New Zealand business transaction and payments systems provider Synergy is implementing an ITIL and ISO framework to improve its IT governance, enterprise architecture, and to manage its integrated service management processes.
The company chose to deploy a combination of ITIL and the ISO/IEC 2000 standard after evaluating best practice service management strategies CMMi, COBIT and IT Service CMM. The combined package includes components for organizational change and awareness, implementation and configuration, process design, and continuous review of business objectives.
Synergy's acting general manager for managed services, Alison Holt, said the changes proceeded business modifications, including a name change to Fronde Systems Group, a new CEO, and the acquisition of subsidiary company Fronde Anywhere.
"Synergy is part the way along a business service management journey. We will be able to provide robust IT operational services by creating an integrated view of our IT infrastructure and services, and by early detection, we will be able to eliminate the cause of failing infrastructure items and protect services before they become impacted," Holt said.
Holt said the company selected ITIL, which describes best practice for IT operations, because of personal certification for its managed services staff and it will use ISO/IEC 2000 which follows strict guidelines for accreditation, and for process mapping and implementation.
"We chose the ISO standard because it covers 13 service management processes as opposed to the 10 processes covered in the ITIL Service Support and Service Delivery books," she said.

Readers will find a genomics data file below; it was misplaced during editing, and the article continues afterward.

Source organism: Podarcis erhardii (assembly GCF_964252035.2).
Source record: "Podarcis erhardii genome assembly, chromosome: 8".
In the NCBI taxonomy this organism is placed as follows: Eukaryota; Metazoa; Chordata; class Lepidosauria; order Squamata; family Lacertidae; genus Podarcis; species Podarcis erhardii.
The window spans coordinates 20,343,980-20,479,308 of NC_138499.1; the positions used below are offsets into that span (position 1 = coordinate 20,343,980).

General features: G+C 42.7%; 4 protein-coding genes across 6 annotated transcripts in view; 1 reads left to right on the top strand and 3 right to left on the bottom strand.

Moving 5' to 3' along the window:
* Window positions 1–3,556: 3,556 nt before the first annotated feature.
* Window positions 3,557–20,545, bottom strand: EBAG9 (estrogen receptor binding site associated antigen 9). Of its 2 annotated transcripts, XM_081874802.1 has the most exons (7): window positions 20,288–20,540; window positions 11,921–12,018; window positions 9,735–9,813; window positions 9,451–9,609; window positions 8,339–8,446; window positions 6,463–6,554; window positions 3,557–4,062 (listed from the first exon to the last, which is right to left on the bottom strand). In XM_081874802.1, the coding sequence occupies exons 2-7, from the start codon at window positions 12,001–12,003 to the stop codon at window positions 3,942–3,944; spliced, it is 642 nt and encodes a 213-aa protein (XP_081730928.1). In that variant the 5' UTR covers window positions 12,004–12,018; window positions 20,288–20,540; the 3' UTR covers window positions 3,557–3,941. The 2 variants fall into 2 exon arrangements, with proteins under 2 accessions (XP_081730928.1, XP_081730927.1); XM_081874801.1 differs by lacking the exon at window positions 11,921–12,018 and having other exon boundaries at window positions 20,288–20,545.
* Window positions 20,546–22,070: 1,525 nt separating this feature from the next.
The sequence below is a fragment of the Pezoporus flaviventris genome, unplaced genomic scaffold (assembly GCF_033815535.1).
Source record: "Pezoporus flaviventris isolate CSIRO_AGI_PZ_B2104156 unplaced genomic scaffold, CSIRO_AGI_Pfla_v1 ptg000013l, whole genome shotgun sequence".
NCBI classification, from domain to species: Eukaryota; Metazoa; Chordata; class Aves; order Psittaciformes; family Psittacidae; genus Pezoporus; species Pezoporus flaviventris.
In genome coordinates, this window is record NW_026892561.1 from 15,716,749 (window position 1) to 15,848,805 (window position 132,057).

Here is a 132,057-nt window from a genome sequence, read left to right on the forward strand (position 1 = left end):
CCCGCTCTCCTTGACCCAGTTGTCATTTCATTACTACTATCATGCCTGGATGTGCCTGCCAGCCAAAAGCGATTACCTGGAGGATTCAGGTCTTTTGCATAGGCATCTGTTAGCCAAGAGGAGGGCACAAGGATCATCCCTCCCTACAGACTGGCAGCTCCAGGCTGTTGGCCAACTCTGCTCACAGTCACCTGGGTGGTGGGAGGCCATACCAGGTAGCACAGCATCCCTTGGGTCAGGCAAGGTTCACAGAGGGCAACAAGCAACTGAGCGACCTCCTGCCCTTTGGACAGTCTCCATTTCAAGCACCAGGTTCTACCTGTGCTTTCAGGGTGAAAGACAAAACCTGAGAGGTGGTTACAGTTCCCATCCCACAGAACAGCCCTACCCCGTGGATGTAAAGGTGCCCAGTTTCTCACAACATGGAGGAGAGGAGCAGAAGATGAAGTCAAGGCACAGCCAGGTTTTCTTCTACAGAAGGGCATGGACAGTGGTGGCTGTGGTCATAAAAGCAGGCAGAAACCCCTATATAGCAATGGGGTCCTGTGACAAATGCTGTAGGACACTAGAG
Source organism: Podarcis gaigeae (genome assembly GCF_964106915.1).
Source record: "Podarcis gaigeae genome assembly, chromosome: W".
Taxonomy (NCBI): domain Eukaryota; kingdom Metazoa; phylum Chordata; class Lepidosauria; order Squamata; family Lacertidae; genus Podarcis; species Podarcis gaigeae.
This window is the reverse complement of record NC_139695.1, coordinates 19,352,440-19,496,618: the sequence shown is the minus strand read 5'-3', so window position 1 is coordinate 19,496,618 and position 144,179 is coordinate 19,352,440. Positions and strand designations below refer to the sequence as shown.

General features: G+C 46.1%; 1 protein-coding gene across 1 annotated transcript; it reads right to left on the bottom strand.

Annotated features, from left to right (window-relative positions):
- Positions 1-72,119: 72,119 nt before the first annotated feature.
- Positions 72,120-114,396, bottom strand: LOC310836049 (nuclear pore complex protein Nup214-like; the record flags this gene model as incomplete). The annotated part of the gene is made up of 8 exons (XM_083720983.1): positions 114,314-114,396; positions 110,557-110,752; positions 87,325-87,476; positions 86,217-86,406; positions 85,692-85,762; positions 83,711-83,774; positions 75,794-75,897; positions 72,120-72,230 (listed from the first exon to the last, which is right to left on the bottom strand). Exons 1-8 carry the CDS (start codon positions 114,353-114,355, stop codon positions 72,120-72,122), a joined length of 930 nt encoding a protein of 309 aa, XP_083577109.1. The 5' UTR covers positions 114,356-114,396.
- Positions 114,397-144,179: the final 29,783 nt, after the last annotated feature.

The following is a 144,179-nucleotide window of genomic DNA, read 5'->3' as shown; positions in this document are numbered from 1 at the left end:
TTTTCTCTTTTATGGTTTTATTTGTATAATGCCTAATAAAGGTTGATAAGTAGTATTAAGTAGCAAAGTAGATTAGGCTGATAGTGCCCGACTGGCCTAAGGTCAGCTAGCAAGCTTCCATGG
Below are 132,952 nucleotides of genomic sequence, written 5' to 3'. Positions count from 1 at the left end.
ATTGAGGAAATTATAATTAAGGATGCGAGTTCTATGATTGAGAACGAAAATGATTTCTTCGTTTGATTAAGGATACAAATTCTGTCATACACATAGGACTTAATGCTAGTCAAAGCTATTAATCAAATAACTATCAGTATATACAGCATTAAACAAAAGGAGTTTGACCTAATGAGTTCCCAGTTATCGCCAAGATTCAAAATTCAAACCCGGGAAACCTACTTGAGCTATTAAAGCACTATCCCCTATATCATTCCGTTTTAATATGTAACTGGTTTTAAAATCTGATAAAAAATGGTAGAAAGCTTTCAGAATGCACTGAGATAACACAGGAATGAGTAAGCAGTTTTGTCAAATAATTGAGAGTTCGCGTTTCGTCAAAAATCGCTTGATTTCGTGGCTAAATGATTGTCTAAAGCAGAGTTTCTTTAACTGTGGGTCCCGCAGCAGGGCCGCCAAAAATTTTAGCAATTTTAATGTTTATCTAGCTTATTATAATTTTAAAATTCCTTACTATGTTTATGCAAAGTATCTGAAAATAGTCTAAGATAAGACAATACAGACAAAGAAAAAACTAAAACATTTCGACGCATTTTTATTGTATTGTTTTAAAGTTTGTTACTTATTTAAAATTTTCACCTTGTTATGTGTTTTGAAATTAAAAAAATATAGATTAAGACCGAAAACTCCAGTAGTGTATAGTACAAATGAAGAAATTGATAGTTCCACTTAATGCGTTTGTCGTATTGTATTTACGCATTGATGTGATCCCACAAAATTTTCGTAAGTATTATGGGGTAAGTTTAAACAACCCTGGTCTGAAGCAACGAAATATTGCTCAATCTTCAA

"ISO 2000's three additional core processes of business relationship management, supplier management and information security management cannot be ignored as they are critical to deliver robust IT operational services," she said, adding that ITIL does not necessarily represent efficiency as it can be implemented very badly.
The ISO/IEC 2000 accreditation is more rigorous than ITIL because it requires 169 prerequisites governing integrated service management activities to be satisfied.
"One of the common reasons ITIL implementations fail is that they lack contribution from senior management; however, the ISO standard mandates their input from the start. An organisation that is ISO certified has achieved a known and measurable international standard of service management across all processes," Holt said.
Synergy trained IT staff internally to avoid downtime and to ensure its training manual was tailored for the company.
"The customized and modular training enabled us to give half-day sessions on site, and had minimum impact on our operations. We now have training prepared and ready to give to new managed services staff as part of our staff induction programme," she said, noting ITIL implementations often overlook the need for ongoing training.
To date, Synergy has rolled out enterprise monitoring based on BMC's ITSM 7.0 module which allows complex infrastructure environments to be assessed rapidly.
"The great advantage of ITIL is that brings a common language into your organisation - now when we say change management or configuration management, we have a common understanding of what we mean by it," Holt said.